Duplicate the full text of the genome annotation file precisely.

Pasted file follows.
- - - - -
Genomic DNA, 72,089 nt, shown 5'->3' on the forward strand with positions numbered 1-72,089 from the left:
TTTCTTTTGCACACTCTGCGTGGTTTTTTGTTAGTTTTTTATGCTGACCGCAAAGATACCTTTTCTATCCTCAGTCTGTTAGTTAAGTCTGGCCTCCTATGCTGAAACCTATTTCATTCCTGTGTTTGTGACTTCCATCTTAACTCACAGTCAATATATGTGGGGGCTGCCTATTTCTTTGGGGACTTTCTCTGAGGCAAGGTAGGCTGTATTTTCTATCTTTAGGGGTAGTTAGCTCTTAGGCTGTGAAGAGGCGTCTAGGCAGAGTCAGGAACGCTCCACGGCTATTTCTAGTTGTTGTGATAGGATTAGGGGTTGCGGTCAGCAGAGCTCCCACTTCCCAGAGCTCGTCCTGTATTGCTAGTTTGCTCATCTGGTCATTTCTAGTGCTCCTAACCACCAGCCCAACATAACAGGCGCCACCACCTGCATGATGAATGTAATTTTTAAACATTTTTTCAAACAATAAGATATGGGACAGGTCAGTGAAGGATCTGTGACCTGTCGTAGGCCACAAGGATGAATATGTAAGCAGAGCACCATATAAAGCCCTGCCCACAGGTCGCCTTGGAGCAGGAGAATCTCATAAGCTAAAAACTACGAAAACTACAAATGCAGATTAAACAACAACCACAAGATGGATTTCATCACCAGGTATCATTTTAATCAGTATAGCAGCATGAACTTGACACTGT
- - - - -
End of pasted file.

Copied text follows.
Genomic DNA, 72,089 nt, shown 5'->3' on the forward strand with positions numbered 1-72,089 from the left:
TTTCTTTTGCACACTCTGCGTGGTTTTTTGTTAGTTTTTTATGCTGACCGCAAAGATACCTTTTCTATCCTCAGTCTGTTAGTTAAGTCTGGCCTCCTATGCTGAAACCTATTTCATTCCTGTGTTTGTGACTTCCATCTTAACTCACAGTCAATATATGTGGGGGCTGCCTATTTCTTTGGGGACTTTCTCTGAGGCAAGGTAGGCTGTATTTTCTATCTTTAGGGGTAGTTAGCTCTTAGGCTGTGAAGAGGCGTCTAGGCAGAGTCAGGAACGCTCCACGGCTATTTCTAGTTGTTGTGATAGGATTAGGGGTTGCGGTCAGCAGAGCTCCCACTTCCCAGAGCTCGTCCTGTATTGCTAGTTTGCTCATCTGGTCATTTCTAGTGCTCCTAACCACCAGCCCAACATAACAGGCGCCACCACCTGCATGATGAATGTAATTTTTAAACATTTTTTCAAACAATAAGATATGGGACAGGTCAGTGAAGGATCTGTGACCTGTCGTAGGCCACAAGGATGAATATGTAAGCAGAGCACCATATAAAGCCCTGCCCACAGGTCGCCTTGGAGCAGGAGAATCTCATAAGCTAAAAACTACGAAAACTACAAATGCAGATTAAACAACAACCACAAGATGGATTTCATCACCAGGTATCATTTTAATCAGTATAGCAGCATGAACTTGACACTGT